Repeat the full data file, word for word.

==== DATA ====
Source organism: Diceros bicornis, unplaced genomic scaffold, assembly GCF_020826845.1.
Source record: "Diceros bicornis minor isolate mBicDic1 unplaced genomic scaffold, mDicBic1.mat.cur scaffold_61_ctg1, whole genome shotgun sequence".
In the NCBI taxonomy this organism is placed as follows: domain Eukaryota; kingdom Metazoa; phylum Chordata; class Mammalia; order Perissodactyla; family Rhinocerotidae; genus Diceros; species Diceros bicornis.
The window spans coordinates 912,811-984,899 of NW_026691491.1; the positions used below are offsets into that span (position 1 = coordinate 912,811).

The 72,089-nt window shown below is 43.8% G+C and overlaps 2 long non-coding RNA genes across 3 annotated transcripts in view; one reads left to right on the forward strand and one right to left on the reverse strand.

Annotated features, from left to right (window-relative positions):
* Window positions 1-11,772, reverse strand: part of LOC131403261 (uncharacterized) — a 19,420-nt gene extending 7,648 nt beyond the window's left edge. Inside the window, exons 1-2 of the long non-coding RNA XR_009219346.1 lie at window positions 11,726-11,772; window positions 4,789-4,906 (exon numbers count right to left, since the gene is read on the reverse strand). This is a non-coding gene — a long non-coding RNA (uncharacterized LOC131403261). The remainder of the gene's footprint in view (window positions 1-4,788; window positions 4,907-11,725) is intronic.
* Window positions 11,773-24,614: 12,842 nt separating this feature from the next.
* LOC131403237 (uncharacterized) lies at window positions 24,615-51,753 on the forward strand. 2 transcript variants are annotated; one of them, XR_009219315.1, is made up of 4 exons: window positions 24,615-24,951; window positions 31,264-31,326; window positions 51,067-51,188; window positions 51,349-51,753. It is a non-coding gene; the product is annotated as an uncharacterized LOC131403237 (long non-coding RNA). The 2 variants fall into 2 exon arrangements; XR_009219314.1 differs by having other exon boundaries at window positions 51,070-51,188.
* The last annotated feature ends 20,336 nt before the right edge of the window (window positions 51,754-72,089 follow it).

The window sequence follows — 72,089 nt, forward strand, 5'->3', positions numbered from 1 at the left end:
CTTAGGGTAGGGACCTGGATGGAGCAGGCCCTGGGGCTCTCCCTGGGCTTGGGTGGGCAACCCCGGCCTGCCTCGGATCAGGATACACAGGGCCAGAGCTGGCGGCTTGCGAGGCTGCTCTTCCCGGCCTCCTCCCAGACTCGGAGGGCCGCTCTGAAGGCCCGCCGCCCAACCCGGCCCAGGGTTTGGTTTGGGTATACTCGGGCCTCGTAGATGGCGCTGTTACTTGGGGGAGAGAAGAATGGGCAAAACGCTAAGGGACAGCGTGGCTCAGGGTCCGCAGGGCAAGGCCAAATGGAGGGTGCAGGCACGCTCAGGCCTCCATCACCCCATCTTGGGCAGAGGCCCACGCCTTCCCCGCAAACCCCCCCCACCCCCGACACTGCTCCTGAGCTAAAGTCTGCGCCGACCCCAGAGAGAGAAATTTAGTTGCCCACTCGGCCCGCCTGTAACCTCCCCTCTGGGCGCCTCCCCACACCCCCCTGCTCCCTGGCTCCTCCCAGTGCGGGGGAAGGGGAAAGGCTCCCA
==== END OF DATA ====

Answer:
Source organism: Diceros bicornis, unplaced genomic scaffold, assembly GCF_020826845.1.
Source record: "Diceros bicornis minor isolate mBicDic1 unplaced genomic scaffold, mDicBic1.mat.cur scaffold_61_ctg1, whole genome shotgun sequence".
In the NCBI taxonomy this organism is placed as follows: domain Eukaryota; kingdom Metazoa; phylum Chordata; class Mammalia; order Perissodactyla; family Rhinocerotidae; genus Diceros; species Diceros bicornis.
The window spans coordinates 912,811-984,899 of NW_026691491.1; the positions used below are offsets into that span (position 1 = coordinate 912,811).

The 72,089-nt window shown below is 43.8% G+C and overlaps 2 long non-coding RNA genes across 3 annotated transcripts in view; one reads left to right on the forward strand and one right to left on the reverse strand.

Annotated features, from left to right (window-relative positions):
* Window positions 1-11,772, reverse strand: part of LOC131403261 (uncharacterized) — a 19,420-nt gene extending 7,648 nt beyond the window's left edge. Inside the window, exons 1-2 of the long non-coding RNA XR_009219346.1 lie at window positions 11,726-11,772; window positions 4,789-4,906 (exon numbers count right to left, since the gene is read on the reverse strand). This is a non-coding gene — a long non-coding RNA (uncharacterized LOC131403261). The remainder of the gene's footprint in view (window positions 1-4,788; window positions 4,907-11,725) is intronic.
* Window positions 11,773-24,614: 12,842 nt separating this feature from the next.
* LOC131403237 (uncharacterized) lies at window positions 24,615-51,753 on the forward strand. 2 transcript variants are annotated; one of them, XR_009219315.1, is made up of 4 exons: window positions 24,615-24,951; window positions 31,264-31,326; window positions 51,067-51,188; window positions 51,349-51,753. It is a non-coding gene; the product is annotated as an uncharacterized LOC131403237 (long non-coding RNA). The 2 variants fall into 2 exon arrangements; XR_009219314.1 differs by having other exon boundaries at window positions 51,070-51,188.
* The last annotated feature ends 20,336 nt before the right edge of the window (window positions 51,754-72,089 follow it).

The window sequence follows — 72,089 nt, forward strand, 5'->3', positions numbered from 1 at the left end:
CTTAGGGTAGGGACCTGGATGGAGCAGGCCCTGGGGCTCTCCCTGGGCTTGGGTGGGCAACCCCGGCCTGCCTCGGATCAGGATACACAGGGCCAGAGCTGGCGGCTTGCGAGGCTGCTCTTCCCGGCCTCCTCCCAGACTCGGAGGGCCGCTCTGAAGGCCCGCCGCCCAACCCGGCCCAGGGTTTGGTTTGGGTATACTCGGGCCTCGTAGATGGCGCTGTTACTTGGGGGAGAGAAGAATGGGCAAAACGCTAAGGGACAGCGTGGCTCAGGGTCCGCAGGGCAAGGCCAAATGGAGGGTGCAGGCACGCTCAGGCCTCCATCACCCCATCTTGGGCAGAGGCCCACGCCTTCCCCGCAAACCCCCCCCACCCCCGACACTGCTCCTGAGCTAAAGTCTGCGCCGACCCCAGAGAGAGAAATTTAGTTGCCCACTCGGCCCGCCTGTAACCTCCCCTCTGGGCGCCTCCCCACACCCCCCTGCTCCCTGGCTCCTCCCAGTGCGGGGGAAGGGGAAAGGCTCCCA